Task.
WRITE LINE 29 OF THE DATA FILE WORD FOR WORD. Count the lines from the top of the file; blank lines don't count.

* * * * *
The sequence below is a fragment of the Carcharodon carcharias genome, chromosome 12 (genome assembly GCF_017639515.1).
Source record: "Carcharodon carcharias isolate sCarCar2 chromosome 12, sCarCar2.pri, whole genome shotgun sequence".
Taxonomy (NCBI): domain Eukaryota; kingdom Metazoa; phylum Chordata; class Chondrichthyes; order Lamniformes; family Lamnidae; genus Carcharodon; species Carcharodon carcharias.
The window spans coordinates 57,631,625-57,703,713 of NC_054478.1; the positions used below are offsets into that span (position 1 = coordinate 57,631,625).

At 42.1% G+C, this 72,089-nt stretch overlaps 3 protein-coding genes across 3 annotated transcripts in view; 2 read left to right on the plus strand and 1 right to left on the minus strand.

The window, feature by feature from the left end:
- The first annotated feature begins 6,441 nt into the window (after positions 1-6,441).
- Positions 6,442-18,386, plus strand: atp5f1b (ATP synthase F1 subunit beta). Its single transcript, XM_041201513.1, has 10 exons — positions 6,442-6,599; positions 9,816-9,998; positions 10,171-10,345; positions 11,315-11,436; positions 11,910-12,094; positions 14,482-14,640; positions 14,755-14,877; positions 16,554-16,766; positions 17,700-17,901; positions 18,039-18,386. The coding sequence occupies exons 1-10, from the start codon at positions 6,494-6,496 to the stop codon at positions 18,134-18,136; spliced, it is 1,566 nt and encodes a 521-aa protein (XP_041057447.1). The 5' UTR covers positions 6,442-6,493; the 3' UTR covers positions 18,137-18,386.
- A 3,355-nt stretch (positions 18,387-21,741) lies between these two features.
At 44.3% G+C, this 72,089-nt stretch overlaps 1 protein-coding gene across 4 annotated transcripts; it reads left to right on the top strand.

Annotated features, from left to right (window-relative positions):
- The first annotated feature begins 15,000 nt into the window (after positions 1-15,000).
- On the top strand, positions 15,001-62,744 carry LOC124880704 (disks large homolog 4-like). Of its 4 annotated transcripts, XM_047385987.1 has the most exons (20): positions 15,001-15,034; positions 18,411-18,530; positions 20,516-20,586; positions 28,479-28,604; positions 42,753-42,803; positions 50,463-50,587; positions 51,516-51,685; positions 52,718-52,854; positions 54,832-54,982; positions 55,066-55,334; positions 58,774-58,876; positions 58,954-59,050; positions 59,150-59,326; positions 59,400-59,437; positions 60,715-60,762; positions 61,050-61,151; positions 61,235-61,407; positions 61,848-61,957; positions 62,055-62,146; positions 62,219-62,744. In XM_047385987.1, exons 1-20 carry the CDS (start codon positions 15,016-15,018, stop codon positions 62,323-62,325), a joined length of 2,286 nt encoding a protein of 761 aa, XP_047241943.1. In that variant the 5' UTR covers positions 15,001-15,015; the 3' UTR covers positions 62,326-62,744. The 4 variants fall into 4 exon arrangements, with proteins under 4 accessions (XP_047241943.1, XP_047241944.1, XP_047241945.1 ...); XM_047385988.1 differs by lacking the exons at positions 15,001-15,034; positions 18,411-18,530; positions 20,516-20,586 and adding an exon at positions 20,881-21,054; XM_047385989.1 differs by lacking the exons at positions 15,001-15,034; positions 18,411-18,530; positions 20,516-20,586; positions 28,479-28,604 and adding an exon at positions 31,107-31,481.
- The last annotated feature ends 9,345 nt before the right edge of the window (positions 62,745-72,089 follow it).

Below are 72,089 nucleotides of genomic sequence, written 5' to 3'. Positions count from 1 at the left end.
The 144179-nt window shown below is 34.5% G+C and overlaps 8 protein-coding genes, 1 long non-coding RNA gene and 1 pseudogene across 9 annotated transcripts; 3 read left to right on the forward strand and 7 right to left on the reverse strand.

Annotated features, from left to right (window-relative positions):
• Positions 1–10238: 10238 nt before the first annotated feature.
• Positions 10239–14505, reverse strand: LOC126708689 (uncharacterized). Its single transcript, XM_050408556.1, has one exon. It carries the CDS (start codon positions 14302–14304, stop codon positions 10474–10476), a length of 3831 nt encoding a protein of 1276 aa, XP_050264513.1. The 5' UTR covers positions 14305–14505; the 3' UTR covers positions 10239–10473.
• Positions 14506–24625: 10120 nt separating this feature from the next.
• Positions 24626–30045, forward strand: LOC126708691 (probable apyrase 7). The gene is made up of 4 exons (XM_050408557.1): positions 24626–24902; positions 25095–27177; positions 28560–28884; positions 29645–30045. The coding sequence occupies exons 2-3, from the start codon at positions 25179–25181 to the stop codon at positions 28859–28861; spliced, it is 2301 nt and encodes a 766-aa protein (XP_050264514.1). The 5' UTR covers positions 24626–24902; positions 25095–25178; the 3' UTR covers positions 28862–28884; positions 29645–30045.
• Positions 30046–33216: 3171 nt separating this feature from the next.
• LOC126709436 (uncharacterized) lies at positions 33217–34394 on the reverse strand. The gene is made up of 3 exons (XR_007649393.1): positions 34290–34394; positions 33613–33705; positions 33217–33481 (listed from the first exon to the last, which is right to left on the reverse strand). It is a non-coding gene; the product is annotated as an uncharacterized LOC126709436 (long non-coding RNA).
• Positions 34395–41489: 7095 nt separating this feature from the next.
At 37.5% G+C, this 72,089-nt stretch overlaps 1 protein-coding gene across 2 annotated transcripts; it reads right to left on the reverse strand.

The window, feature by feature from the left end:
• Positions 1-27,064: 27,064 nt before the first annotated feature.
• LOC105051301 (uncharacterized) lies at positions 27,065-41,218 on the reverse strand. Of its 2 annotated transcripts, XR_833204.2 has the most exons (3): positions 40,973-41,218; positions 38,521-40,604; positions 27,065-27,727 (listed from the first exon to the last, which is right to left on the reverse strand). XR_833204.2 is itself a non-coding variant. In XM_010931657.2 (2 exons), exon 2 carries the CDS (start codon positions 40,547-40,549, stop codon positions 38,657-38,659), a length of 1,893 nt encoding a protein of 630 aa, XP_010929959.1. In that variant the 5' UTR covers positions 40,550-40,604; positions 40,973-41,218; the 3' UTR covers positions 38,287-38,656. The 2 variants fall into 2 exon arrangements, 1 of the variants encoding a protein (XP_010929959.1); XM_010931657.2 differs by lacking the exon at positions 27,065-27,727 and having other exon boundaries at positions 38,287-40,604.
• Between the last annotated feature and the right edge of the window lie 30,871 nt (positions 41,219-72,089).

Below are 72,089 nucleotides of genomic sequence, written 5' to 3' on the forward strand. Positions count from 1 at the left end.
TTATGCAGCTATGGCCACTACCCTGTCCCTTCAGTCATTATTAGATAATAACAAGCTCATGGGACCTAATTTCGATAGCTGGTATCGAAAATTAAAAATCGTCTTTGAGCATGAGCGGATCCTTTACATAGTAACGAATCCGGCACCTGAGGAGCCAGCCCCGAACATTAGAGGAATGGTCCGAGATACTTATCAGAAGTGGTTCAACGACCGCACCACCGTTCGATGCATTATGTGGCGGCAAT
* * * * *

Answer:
• Between the last annotated feature and the right edge of the window lie 30,871 nt (positions 41,219-72,089).